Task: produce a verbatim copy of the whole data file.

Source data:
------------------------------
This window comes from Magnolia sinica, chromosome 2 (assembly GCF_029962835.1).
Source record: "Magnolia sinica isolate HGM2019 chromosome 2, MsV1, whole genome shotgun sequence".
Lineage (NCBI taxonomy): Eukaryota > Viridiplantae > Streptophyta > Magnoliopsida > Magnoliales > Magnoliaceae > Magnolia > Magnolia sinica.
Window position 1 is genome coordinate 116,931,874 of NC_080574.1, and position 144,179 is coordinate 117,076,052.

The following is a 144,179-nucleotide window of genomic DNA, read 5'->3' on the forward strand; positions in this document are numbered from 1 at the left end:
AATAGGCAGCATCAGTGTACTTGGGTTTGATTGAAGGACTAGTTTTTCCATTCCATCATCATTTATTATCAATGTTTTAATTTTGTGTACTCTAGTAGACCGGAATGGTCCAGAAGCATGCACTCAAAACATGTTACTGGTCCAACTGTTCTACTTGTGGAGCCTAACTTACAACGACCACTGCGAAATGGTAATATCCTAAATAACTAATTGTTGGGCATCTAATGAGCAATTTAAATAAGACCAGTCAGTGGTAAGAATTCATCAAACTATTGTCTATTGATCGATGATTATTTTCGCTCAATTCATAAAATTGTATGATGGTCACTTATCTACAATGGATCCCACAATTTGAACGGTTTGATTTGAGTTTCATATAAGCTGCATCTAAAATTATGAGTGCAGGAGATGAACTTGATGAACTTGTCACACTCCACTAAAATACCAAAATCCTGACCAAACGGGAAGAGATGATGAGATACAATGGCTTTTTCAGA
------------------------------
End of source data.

This window comes from Magnolia sinica, chromosome 2 (assembly GCF_029962835.1).
Source record: "Magnolia sinica isolate HGM2019 chromosome 2, MsV1, whole genome shotgun sequence".
Lineage (NCBI taxonomy): Eukaryota > Viridiplantae > Streptophyta > Magnoliopsida > Magnoliales > Magnoliaceae > Magnolia > Magnolia sinica.
Window position 1 is genome coordinate 116,931,874 of NC_080574.1, and position 144,179 is coordinate 117,076,052.

The following is a 144,179-nucleotide window of genomic DNA, read 5'->3' on the forward strand; positions in this document are numbered from 1 at the left end:
AATAGGCAGCATCAGTGTACTTGGGTTTGATTGAAGGACTAGTTTTTCCATTCCATCATCATTTATTATCAATGTTTTAATTTTGTGTACTCTAGTAGACCGGAATGGTCCAGAAGCATGCACTCAAAACATGTTACTGGTCCAACTGTTCTACTTGTGGAGCCTAACTTACAACGACCACTGCGAAATGGTAATATCCTAAATAACTAATTGTTGGGCATCTAATGAGCAATTTAAATAAGACCAGTCAGTGGTAAGAATTCATCAAACTATTGTCTATTGATCGATGATTATTTTCGCTCAATTCATAAAATTGTATGATGGTCACTTATCTACAATGGATCCCACAATTTGAACGGTTTGATTTGAGTTTCATATAAGCTGCATCTAAAATTATGAGTGCAGGAGATGAACTTGATGAACTTGTCACACTCCACTAAAATACCAAAATCCTGACCAAACGGGAAGAGATGATGAGATACAATGGCTTTTTCAGA